I present on the topic of background checks often, and when it comes to Q&A time, I almost always get the question (or some variation of it): "How does Title VII come into play when an employer has state law requirements regarding criminal background checks?" In Waldon v. Cincinnati Public Schools, No. 1:12-CV-00677 (S.D. Ohio Apr. 23, 2013), the Southern District of Ohio shed some light on this particular employer predicament and demonstrates the potential for employment discrimination liability for employers who have overly broad exclusionary hiring policies based on past criminal conduct, even when those policies are required by state law.
In 2007, the Ohio legislature amended a state law to require criminal background checks of all current public school employees, including those not responsible for the care, custody, or control of children. (HB 190, eff. Nov. 14, 2007) According to the law, if an employee had been convicted of any of a number of specified crimes, no matter how far in the past they occurred, nor how little they related to the employee’s present qualifications, the law required the employer to terminate the employee.
To comply with the law, in 2008 the Cincinnati Public Schools terminated 10 employees with criminal convictions, nine of which were African American. Two of those nine, Gregory Waldon, who was found guilty of felonious assault in 1979 and incarcerated for two years, and Eartha Britton, who was convicted in 1983 of acting as a go-between in a $5.00 marijuana deal, sued the school district alleging that the state law had a racially discriminatory impact on African Americans contrary to Title VII and comparable Ohio state law.
The Defendant filed a motion to dismiss asking the court to throw out Plaintiffs’ suit claiming it simply followed Ohio law when it terminated their employment. The Defendant contended it maintained no particular employment practice that caused a disparate impact, and that it was a business necessity for it to follow Ohio law and that to force it to litigate the suit would force it to defend a criminal records policy it had no role in creating.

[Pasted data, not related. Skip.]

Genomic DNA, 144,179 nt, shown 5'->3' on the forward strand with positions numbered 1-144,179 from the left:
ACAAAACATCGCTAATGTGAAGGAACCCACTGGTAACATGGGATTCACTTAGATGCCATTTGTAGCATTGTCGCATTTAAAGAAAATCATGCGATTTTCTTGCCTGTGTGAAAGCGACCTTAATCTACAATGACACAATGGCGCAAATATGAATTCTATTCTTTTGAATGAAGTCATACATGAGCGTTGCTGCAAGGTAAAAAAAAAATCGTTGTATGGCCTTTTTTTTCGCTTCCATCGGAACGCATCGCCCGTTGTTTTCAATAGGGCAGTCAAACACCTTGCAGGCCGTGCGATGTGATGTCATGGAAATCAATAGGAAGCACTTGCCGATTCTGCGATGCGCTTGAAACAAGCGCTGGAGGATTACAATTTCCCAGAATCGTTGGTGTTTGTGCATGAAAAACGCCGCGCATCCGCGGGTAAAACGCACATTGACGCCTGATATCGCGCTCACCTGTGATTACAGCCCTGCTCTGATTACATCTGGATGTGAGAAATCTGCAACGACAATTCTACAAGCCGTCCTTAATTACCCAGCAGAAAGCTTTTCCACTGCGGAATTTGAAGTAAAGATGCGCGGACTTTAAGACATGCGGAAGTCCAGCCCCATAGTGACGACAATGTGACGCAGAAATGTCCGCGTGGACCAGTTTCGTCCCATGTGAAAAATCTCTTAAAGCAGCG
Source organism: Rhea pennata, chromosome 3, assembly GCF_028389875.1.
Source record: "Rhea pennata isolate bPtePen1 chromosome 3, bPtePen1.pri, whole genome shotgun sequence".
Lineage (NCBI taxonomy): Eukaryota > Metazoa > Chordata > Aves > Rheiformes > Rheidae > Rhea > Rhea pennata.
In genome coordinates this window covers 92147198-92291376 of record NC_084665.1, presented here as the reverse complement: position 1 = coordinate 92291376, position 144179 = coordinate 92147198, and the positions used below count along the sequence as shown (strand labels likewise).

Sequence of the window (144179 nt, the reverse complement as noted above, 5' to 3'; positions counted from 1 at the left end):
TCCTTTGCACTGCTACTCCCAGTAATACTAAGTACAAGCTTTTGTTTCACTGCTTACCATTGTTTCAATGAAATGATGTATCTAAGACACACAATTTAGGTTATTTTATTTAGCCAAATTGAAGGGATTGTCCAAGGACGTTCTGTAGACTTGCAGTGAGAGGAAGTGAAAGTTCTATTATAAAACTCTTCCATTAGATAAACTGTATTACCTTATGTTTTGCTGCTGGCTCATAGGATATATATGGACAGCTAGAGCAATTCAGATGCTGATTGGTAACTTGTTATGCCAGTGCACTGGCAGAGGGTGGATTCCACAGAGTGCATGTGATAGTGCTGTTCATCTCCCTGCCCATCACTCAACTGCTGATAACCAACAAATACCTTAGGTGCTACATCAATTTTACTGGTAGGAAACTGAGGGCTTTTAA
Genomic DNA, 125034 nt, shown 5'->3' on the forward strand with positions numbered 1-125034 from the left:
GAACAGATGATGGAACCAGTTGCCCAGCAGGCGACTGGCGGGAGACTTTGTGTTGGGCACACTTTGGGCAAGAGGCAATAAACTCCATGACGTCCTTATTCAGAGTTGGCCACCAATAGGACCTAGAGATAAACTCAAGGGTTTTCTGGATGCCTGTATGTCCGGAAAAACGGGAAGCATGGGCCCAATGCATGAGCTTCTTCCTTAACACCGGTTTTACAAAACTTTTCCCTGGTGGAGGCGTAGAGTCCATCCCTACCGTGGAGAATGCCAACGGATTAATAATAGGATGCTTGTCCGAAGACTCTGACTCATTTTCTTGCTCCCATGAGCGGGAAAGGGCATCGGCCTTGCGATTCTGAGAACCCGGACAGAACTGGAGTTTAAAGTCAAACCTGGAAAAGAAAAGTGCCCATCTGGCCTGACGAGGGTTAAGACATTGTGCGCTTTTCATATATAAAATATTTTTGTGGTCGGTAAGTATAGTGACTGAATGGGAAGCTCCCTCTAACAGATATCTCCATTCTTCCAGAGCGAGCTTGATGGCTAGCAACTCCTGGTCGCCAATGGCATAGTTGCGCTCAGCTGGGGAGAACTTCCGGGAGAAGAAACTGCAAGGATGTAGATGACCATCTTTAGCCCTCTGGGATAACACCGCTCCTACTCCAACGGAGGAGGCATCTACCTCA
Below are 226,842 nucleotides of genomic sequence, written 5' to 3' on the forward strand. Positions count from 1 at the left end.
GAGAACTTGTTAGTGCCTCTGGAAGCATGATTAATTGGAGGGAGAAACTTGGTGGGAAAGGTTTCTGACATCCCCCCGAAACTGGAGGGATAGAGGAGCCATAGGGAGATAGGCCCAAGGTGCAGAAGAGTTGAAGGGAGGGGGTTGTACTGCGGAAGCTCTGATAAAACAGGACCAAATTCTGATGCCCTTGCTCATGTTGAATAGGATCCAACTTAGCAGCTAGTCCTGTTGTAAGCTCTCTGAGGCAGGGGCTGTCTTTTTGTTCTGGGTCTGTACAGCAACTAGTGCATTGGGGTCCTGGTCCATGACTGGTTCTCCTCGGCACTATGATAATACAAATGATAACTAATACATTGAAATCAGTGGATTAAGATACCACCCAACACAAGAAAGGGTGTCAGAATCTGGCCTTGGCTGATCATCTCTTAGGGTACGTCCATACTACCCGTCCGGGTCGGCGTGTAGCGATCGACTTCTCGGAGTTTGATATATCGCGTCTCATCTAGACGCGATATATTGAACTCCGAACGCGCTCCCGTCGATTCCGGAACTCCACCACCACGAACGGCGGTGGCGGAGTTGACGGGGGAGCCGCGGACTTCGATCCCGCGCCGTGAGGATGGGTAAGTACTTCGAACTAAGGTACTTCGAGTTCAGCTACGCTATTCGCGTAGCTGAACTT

The terminated employees argued that Title VII trumps state law, such that their terminations were "unlawful employment practices" based on disparate impact" and that compliance with the state law was no defense because a violation is a violation. In Plaintiffs’ view, "whether Defendant was complying in good faith to state law goes to the remedy the Court should ultimately craft, and not to whether the terminations were in violation of Title VII."
The court found that Plaintiff "adequately plead[ed] a case of disparate impact" and that there was "no question that Defendant did not intend to discriminate"; however, the court went on to note that "intent is irrelevant" in a disparate impact case and the practice it "implemented had a greater impact of African-Americans than others."
The biggest issue on briefing was whether Plaintiffs could even attack Defendant’s facially-neutral policy based on the state law mandate. The court rejected "Defendant’s view that the state law must ‘purport’ to discrimination in order to be trumped by Title VII. Such a view would gut the purpose of Title VII …." Quoting Title VII, the court went on to note that an employer may defend against a prima facie showing of disparate impact only by showing that the challenged practice is "job related for the position in question and consistent with business necessity".
Continue Reading Pick Your Poison – Violate State or Federal Law? Court Finds That Complying with State Law On Employee Criminal Background Checks Is Not a Defense to a Title VII Disparate Impact Claim